Spring Safety Tips for Pets

Woo-Wee-Woo, it’s spring time!!!

Woo Hoo, it's spring!

For our humans this is the time for spring-cleaning and BBQs, and for us canines this means O.U.T.D.O.O.R. time!!!  We get to play outside, sniff all the other doggie butts at the dog park, go on walks with our owners, play fetch, run, chase squirrels … oh, my, the list is long!

Yes, yes, yes, we’re super excited.  But it’s also super important that our parents’ take a number of precautions to make sure we’re happy and healthy this spring.

Check out these tips on how we can keep our best friends safe, healthy, happy and most importantly, keep their tails waggin’ with joy!

 

 

 

 

 

 

 

 

 

Hello, my name is…

It’s a great idea to equip me with proper identification before letting me run under the open sky.

I might be so excited to run around that I may end up chasing a squirrel or bunny, and suddenly run away from you or lose my way.  Just place a visible ID tag on my collar with your information.  This way, you can be sure that your squirrel-happy pup will be returned home.  Trust me, I don’t like to be away from my humans; I don’t like it one bit!

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Fleas and ticks and critters… oh my!

My humans use flea and tick prevention for me year-round.  But it is especially important to use prevention during spring and summer when those creepy crawlers are particularly active, because those nasty critters can cause Lyme disease in dogs.  And let’s face it; flea infestations are no fun for anyone.  So, just tell your human that it’s best to prevent fleas and ticks before they happen.  Our parents can also help us by flea-combing our coats regularly, and by vacuuming frequently and disposing of the bags immediately after use.  And if you are lucky to have a grassy yard, tell your parent to please mow the lawn.

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Too cool for school…

Temperatures will be rising soon and humans have got to keep us cool. When we are outside on hot days, our temperatures rise higher than that of our parents because they don’t have a furry coat, an under-coat or fluffy hair.  So, it’s best they take us out for a walk or a run in the park when the sun is setting.  And if we are on a play date, they should make sure that there is always a shady retreat and plenty of water available.  Cuz’, slurp, we get thirsty, too.

You know we need water, if we are panting and have our tongues hanging out; that’s doggie code for “I’m thirsty, dude”.  And N.E.V.E.R., E.V.E.R., leave us in the car. You know some of us just love to go on rides with our humans, but only when they’re in the car with us. Even on a 60-degree day, temperatures can rise to 100 degrees inside a car.  Believe you me, it’s like a sauna, and it’s very stressful on us furballs.  When you realize that we are worn out and hot after chasing our best friends, please bring us inside and place a cool towel over the top of our neck, it does help.  Even better yet, just put a cooling bandana around our neck before you take us places.  That will help a lot, too.

pop

You remember those cheapo popsicles from the supermarket?  Tell your parents to buy them and suck them to cool themselves off.  Then, ask them to wash them out, fill them with our favorite doggie-safe broth (juice) and freeze them, and voilà, we have a pup-sicle 🙂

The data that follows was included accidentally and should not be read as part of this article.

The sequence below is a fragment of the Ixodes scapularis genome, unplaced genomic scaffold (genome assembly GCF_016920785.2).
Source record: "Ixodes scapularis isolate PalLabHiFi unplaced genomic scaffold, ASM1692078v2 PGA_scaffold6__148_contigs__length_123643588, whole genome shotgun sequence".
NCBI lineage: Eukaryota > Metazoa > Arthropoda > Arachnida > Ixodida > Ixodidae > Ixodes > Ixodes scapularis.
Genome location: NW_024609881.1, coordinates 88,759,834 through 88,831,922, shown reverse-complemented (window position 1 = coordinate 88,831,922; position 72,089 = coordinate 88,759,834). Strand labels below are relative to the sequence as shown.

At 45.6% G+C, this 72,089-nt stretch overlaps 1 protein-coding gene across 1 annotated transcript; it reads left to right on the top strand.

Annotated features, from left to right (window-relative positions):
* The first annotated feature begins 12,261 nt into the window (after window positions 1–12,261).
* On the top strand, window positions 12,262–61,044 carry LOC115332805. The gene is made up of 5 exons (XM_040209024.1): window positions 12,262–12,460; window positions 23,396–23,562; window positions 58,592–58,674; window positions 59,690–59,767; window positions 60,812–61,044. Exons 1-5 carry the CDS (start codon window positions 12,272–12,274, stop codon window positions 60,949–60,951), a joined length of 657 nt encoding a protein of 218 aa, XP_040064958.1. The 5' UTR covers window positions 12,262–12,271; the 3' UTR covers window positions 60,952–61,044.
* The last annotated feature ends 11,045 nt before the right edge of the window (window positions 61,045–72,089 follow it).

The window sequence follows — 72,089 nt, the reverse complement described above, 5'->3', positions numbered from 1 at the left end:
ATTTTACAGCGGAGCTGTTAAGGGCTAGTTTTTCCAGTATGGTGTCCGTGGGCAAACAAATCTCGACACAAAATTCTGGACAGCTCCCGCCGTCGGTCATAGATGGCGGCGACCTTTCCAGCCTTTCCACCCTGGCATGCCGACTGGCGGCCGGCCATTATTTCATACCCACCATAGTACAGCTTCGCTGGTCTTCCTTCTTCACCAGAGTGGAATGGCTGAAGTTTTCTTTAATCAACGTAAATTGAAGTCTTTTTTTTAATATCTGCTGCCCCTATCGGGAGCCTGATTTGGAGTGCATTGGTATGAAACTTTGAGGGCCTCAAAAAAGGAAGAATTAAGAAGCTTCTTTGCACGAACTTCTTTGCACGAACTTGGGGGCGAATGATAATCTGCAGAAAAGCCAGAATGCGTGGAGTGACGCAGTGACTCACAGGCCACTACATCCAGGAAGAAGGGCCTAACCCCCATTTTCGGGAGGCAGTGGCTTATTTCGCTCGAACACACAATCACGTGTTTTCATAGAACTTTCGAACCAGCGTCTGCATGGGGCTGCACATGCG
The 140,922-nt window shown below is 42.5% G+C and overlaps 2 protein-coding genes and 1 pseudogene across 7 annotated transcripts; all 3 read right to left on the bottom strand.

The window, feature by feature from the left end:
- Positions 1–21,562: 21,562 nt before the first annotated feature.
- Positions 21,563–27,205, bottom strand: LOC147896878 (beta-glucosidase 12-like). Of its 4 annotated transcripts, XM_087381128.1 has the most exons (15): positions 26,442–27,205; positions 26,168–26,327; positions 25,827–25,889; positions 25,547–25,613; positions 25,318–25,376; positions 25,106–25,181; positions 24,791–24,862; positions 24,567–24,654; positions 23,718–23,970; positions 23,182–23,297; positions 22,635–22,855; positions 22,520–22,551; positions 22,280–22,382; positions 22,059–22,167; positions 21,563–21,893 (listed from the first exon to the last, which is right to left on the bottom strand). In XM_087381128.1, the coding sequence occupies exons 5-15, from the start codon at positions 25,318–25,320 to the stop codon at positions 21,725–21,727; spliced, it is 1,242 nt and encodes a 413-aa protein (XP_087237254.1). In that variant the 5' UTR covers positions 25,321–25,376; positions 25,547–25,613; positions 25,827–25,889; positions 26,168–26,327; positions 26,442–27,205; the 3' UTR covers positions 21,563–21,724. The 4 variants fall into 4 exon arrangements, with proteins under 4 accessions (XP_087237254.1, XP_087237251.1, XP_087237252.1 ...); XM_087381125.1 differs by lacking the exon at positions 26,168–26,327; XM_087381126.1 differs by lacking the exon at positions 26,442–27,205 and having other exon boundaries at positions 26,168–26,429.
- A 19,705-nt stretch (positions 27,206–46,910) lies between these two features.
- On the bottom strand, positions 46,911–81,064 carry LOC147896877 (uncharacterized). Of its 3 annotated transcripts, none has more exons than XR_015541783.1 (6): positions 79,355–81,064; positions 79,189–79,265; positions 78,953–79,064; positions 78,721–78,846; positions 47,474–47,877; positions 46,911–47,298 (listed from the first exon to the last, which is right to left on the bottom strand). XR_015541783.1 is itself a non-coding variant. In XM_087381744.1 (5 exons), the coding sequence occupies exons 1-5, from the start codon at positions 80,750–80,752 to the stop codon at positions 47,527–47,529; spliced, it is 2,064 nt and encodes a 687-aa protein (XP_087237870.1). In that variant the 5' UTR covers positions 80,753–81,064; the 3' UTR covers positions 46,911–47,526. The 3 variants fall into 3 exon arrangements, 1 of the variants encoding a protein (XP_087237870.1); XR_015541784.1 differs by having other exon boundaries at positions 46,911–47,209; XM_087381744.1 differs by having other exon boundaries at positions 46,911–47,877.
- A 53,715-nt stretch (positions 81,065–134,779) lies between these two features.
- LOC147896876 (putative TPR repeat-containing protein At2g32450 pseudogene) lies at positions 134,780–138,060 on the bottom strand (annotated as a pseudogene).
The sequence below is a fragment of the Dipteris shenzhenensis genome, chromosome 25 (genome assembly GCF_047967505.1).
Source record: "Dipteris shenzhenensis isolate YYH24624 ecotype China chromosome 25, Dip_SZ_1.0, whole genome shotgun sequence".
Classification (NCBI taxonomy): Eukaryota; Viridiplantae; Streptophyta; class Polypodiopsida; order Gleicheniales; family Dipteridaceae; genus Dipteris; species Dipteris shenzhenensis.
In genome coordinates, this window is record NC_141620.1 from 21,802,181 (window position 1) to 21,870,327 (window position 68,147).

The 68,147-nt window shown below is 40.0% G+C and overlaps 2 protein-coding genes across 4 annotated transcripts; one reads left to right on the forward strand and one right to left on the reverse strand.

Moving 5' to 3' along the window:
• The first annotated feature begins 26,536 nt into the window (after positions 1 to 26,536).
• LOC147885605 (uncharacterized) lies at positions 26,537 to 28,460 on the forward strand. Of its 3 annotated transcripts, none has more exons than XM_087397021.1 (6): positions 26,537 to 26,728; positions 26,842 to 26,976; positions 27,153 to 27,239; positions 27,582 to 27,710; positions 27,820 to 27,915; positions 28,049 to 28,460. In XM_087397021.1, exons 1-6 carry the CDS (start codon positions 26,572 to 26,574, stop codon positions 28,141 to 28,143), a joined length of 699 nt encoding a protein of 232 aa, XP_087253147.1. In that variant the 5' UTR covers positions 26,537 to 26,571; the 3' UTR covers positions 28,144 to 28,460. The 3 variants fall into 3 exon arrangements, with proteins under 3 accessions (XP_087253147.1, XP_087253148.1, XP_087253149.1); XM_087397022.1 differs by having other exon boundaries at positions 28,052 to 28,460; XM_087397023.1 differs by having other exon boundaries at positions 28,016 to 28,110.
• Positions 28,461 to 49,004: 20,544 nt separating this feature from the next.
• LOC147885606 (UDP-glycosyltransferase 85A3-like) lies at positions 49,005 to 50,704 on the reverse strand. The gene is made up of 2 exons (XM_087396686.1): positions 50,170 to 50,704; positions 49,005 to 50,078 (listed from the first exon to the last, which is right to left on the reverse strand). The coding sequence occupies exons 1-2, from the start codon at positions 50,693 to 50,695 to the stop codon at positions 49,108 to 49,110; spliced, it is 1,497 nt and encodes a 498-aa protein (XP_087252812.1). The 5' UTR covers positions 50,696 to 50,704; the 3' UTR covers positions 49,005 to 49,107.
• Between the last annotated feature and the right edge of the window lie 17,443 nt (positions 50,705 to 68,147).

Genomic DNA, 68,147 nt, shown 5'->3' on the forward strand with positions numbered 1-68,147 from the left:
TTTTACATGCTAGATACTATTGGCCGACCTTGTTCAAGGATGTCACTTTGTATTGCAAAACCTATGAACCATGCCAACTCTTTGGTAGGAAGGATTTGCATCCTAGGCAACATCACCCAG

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Born to run…

If Fido has been a couch potato all winter, then it’s a good idea to get her back into outdoor activity gradually. Just like our humans, exercising and building up muscles slowly will help prevent injuries. Before we can go running with you, you have to make sure that we can at least walk 30 to 60 minutes alongside your stride without getting tired.  Tell mom and dad to consider your individual personality and fitness level. If you are pleasantly plump, have joint problems or are on your way to becoming a senior, it won’t hurt to get a quick warm up.  My humans let me sniff and waddle at my own pace for about 10 minutes before they get me to strut my stuff.

Your humans can play fetch with you for a few minutes to get some of that emerging energy out by throwing the ball or Frisbee and letting you sprint after it.  But tell them to only do this for a few minutes so they don’t wear you out completely.

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Scratch n’ sniff…

When it comes to allergies, dogs tend to have similar allergy symptoms as their humans. Fore example, grass and tree pollen may cause a dog to sneeze and have watery eyes- just like humans.

And a pup may develop itchy paws, too, which can cause us to lick, nibble and bite on them. This constant scratching, of course, may lead to open sores, raised welts and loss of hair.  So, tell your parents to do what they can to reduce the amount of allergens in the house by vacuuming carpets and sweeping floors often.  And they should pay special attention to your favorite spots in the house such as under beds, on the couch or near windows, maybe, and tell them to clean (vacuum or wash) window treatments regularly.  And lets not forget our bedding, which needs to be washed regularly using a gentle detergent that is free of dyes or perfumes.  It may also help for your humans to limit your outdoor time and activities during allergy season.  They can take you out or let you go potty when it’s less windy, or before they mow the lawn.

Now, there it is, my fine, furry friends.  With a little bit of effort and preparation your humans can almost guarantee you a happy, healthy and playful spring.

Happy sneezin’!

Ozzie

 

 

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